Austrian drug developer Nabriva Therapeutics is plotting to make its way to Wall Street in a $92 million IPO, raising cash to support its pipeline of treatments for infectious diseases.
The company, spun out of Sandoz in 2005, is working on a handful of antibiotics based on the chemical pleuromutilin, which interrupts the protein synthesis process to kill off infectious invasions. Nabriva is yet to specify how many shares it will offer or at what price, disclosing only that it plans to trade on the Nasdaq exchange under "NBRV."
Nabriva's lead candidate, the wholly owned lefamulin, is slated to enter Phase III development in community-acquired bacterial pneumonia in the second half of this year. The drug has also completed a Phase II study in acute bacterial skin and skin structure infections, and it's in preclinical study as a treatment for a range of other infections.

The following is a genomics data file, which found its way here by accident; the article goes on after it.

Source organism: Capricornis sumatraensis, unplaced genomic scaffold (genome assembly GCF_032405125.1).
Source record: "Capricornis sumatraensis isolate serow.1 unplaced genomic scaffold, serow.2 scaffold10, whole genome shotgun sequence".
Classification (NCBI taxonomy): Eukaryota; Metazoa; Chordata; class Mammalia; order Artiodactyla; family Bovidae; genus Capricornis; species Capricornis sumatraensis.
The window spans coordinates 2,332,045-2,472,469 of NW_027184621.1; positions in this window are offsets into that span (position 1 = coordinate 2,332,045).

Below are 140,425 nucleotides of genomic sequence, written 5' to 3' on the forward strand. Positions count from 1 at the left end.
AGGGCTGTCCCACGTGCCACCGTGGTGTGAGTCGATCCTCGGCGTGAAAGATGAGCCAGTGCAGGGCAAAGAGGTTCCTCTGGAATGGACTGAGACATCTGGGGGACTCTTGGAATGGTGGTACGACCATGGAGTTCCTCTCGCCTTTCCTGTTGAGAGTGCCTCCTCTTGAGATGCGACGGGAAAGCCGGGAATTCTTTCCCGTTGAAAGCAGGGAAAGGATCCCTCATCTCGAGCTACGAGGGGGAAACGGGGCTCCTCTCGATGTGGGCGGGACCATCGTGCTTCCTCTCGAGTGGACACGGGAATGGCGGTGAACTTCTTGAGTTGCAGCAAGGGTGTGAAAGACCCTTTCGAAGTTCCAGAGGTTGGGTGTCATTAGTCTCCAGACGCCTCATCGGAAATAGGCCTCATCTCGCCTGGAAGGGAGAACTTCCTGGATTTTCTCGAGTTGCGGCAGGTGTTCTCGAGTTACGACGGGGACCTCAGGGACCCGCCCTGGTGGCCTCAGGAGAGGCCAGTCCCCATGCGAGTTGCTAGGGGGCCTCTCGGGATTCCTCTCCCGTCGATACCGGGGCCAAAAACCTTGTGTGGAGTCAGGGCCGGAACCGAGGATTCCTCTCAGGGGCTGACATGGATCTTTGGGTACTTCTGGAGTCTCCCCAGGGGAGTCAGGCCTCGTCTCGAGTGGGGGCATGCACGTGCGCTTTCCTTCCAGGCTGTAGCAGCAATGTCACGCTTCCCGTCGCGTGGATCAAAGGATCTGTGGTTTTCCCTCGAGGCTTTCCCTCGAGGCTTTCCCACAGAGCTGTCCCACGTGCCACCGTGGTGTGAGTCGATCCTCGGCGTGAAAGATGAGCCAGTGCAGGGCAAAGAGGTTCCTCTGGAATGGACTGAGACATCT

With its IPO proceeds, Nabriva plans to push lefamulin through two Phase III trials over the next two years, plotting to submit the drug for global approvals in 2018 if all goes according to plan. The treatment would be the first pleuromutilin antibiotic cleared for systemic use in the U.S., according to Nabriva, and the biotech figures it can commercialize the drug on its own.
Beyond its lead candidate, Nabriva is developing early-stage pleuromutilin therapies for a variety of Gram-positive infections, and the biotech plans to invest in its in-house discovery platform to widen its pipeline.
Nabriva's IPO pitch comes on the heels of a multi-tranche $120 million venture round announced in April and led by Vivo Capital and OrbiMed. The first installment, totaling $50 million, is earmarked for lefamulin's run-up into Phase III.
- read the filing